You might be wondering why I didn’t get Megan to play some bass for us, which would have been really nice of course.

I didn’t want to put her on the spot, plus for us to hear it properly she’d need to plug it into something like an amplifier and connecting an electric guitar to a computer and playing the sound during a call is a bit tricky too, so it wasn’t really possible at that particular moment.

But you can hear songs by The Applejacks on Spotify and YouTube.

I’ll be sharing some bits and pieces on the page for this episode, including a video filmed in 1964 I think, of Megan performing with The Applejacks, which is a great little sample of the time and you can see her playing I think her Hohner semi-acoustic bass.

The super-long introduction that I recorded but didn’t use – you’ll find it as bonus audio in the app. I go into more details about how I first met Megan’s son Jake and also some other ramblings about The Applejacks…

Tell Me When (Their biggest hit)

Like Dreamers Do (by Lennon/McCartney)

I Go To Sleep (by Ray Davies of The Kinks)

Baby Jane

The Applejacks on Spotify

714. Robin from Hamburg 🇩🇪 (WISBOLEP Runner-Up)

Talking to another runner-up from last year’s listener competition. Robin from Hamburg had a big setback in his learning of English, but worked hard to overcome it. We talk about his English learning trajectory, and ramble about German language & culture, his podcast for learners of German, podcasting microphones and then Robin teaches me some German words which are difficult to pronounce.

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Introduction Transcript

Hello everybody, welcome back to the podcast. I hope you are all doing alright today, wherever you are and whatever you are doing as you listen to this.

Here is a new episode, and we are returning to the WISBOLEP series with this one – talking to winners of the competition I did at the end of last year in which listeners chose some guests from LEPland to be featured in episodes of this podcast.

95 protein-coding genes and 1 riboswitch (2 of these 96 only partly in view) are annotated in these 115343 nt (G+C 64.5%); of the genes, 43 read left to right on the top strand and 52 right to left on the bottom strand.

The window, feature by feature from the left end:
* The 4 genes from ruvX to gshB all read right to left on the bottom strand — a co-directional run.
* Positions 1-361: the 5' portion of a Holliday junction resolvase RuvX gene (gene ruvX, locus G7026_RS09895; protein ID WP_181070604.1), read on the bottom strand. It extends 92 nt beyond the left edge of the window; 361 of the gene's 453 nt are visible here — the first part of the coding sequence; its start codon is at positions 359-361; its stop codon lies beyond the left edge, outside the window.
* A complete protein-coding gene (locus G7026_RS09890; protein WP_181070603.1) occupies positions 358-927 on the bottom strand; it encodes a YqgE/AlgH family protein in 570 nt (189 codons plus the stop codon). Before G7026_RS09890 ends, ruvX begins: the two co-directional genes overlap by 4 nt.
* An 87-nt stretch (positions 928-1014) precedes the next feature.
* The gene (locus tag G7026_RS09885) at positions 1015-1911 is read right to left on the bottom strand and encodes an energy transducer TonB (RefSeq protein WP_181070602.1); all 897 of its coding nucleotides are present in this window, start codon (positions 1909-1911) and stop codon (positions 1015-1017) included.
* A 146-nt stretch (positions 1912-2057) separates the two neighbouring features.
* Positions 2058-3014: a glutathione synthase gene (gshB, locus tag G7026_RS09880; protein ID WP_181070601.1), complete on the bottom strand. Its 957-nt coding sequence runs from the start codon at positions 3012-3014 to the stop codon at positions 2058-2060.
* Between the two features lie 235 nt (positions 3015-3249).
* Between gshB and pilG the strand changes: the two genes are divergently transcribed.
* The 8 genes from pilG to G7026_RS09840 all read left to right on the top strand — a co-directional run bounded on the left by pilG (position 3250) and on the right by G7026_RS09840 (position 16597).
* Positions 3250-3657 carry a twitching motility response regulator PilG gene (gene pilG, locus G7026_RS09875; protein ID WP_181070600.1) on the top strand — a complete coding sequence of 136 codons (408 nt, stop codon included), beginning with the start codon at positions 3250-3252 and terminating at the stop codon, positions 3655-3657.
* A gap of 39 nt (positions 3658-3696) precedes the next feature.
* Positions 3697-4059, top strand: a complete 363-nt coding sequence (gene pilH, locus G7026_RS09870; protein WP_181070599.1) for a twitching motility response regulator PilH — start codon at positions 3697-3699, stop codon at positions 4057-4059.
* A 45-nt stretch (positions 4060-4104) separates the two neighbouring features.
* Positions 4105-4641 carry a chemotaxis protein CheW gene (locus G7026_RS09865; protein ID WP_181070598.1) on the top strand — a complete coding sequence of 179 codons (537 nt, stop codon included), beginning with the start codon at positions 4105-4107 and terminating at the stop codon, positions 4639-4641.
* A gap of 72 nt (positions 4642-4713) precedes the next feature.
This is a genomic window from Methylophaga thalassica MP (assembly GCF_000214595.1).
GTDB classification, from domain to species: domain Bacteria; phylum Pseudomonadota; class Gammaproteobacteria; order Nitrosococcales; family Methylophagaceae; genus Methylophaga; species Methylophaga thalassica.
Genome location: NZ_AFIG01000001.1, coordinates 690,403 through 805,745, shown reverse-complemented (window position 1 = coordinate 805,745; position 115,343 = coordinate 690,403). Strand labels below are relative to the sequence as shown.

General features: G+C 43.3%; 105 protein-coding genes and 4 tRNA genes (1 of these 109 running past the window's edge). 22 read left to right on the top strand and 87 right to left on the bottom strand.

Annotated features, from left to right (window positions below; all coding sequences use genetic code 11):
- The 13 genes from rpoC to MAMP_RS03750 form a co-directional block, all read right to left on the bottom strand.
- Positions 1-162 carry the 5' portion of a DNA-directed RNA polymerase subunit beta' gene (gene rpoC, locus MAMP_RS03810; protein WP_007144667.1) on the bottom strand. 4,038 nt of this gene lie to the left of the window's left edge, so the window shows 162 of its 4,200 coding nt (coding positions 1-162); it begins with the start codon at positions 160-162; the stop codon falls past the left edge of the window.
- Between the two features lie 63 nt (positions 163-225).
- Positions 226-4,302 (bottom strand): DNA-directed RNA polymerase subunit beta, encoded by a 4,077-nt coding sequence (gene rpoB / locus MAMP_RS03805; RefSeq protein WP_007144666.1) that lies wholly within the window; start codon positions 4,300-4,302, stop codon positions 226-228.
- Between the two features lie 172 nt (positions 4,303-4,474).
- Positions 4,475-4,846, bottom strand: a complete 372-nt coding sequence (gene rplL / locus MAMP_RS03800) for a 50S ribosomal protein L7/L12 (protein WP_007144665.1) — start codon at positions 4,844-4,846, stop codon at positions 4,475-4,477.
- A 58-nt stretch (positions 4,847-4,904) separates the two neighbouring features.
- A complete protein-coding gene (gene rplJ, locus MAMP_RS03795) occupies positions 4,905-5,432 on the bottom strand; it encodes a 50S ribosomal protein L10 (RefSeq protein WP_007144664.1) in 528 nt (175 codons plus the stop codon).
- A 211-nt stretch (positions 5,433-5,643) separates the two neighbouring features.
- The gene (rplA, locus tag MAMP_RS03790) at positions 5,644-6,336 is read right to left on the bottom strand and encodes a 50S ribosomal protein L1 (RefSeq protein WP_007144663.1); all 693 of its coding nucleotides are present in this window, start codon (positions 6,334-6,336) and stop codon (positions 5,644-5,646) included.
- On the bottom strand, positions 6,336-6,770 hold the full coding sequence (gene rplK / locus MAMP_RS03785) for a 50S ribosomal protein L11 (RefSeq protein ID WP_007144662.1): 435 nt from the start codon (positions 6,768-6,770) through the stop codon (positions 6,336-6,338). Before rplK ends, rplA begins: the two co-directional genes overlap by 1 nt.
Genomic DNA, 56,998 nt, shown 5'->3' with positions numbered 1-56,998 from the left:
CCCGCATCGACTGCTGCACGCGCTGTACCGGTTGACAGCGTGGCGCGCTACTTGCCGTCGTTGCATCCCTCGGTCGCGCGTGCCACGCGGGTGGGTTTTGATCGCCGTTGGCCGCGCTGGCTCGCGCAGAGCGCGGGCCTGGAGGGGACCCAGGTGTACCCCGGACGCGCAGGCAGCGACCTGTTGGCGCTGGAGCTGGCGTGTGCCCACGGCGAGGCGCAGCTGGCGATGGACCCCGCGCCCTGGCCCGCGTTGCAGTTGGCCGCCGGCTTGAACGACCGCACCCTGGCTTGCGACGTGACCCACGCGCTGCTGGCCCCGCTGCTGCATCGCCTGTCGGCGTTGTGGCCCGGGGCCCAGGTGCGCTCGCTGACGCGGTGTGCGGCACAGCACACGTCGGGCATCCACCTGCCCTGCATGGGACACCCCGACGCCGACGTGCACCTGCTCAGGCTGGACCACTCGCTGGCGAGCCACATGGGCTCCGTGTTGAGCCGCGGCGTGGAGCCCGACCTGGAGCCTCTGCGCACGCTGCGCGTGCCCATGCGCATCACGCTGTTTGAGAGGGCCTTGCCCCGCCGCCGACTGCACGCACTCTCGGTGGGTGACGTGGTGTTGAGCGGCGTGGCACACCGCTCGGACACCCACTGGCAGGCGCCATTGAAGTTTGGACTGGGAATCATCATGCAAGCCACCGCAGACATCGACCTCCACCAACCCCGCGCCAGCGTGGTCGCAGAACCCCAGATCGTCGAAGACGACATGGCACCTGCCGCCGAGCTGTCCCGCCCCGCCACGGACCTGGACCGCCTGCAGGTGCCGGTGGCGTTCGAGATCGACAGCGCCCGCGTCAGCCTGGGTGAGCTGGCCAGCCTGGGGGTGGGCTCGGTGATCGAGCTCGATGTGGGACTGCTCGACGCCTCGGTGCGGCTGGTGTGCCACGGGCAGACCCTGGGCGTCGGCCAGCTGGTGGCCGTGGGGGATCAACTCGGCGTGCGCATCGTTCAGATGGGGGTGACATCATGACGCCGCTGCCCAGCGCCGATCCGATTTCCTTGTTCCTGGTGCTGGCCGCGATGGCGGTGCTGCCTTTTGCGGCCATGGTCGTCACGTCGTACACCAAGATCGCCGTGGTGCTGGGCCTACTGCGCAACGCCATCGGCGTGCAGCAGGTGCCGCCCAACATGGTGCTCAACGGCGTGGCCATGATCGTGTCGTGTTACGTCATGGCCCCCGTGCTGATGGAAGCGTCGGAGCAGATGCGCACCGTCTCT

LEPland – that’s Luke’s English Podcast land, you see, L E P land – LEPland. Not LAPland, no, that’s Lapland – a real place, somewhere in the north of Finland. But no, I’m not talking about Lapland. I say this because sometimes people write to me and they say “Another listener here from Lapland” really? Are you from Lapland? Or do you mean LEPland. Maybe you are from Lapland, I don’t know. There are people there. If you are in Lapland, then hello to you too. Maybe you are Santa Claus (because Santa comes from Lapland) Maybe Father Christmas listens to this podcast  during the year, just relaxing, taking a break. Anyway, if you are Father Chrismtas then welcome, “welcome” to everyone. But anyway, where was I? So… The competition, last year, Listeners chose some guests from LEPland to be featured in episodes of this podcast.

This episode now is the 4th in that series and the spirit of this whole competition is to let some LEPsters talk on the podcast so we can learn some things from them including insights into how they learned English, perhaps some things about the countries they come from and whatever else they can talk to us about. 

This time it is the turn of Robin who comes from Hamburg in Germany.

Robin came joint 3rd in the competition with William from France. So William and Robin both received exactly the same number of votes and in fact their stories are not dissimilar (which is another way of saying that their stories are quite similar). Yes, their stories are not dissimilar in the sense that they both first learned English at school in their neighbouring countries, and then both chose to pursue English in higher education, both decided to become teachers of English and both spent time as teaching assistants in English schools in the South East of England, helping English schoolkids and students learn French or German in the case of Robin. So, funnily enough, Robin and William both have many things in common, including the fact that they both got exactly the same number of votes, so joint 3rd position, but anyway, this is Robin.

And yes, Robin is also an English teacher, just like the other WISBOLEP winners that we have had so far.

Now I would like to address something at this point and that is the fact that all the winners of this competition so far have been English teachers. Obviously they’ve been, let’s say, non-native speakers from different countries, but yes, the four people I’ve spoken to so far – they have all been English teachers, and I get the impression from reading one or two comments that some people might think it’s a bit unfair, for some reason, that the winners all seem to be English teachers, right?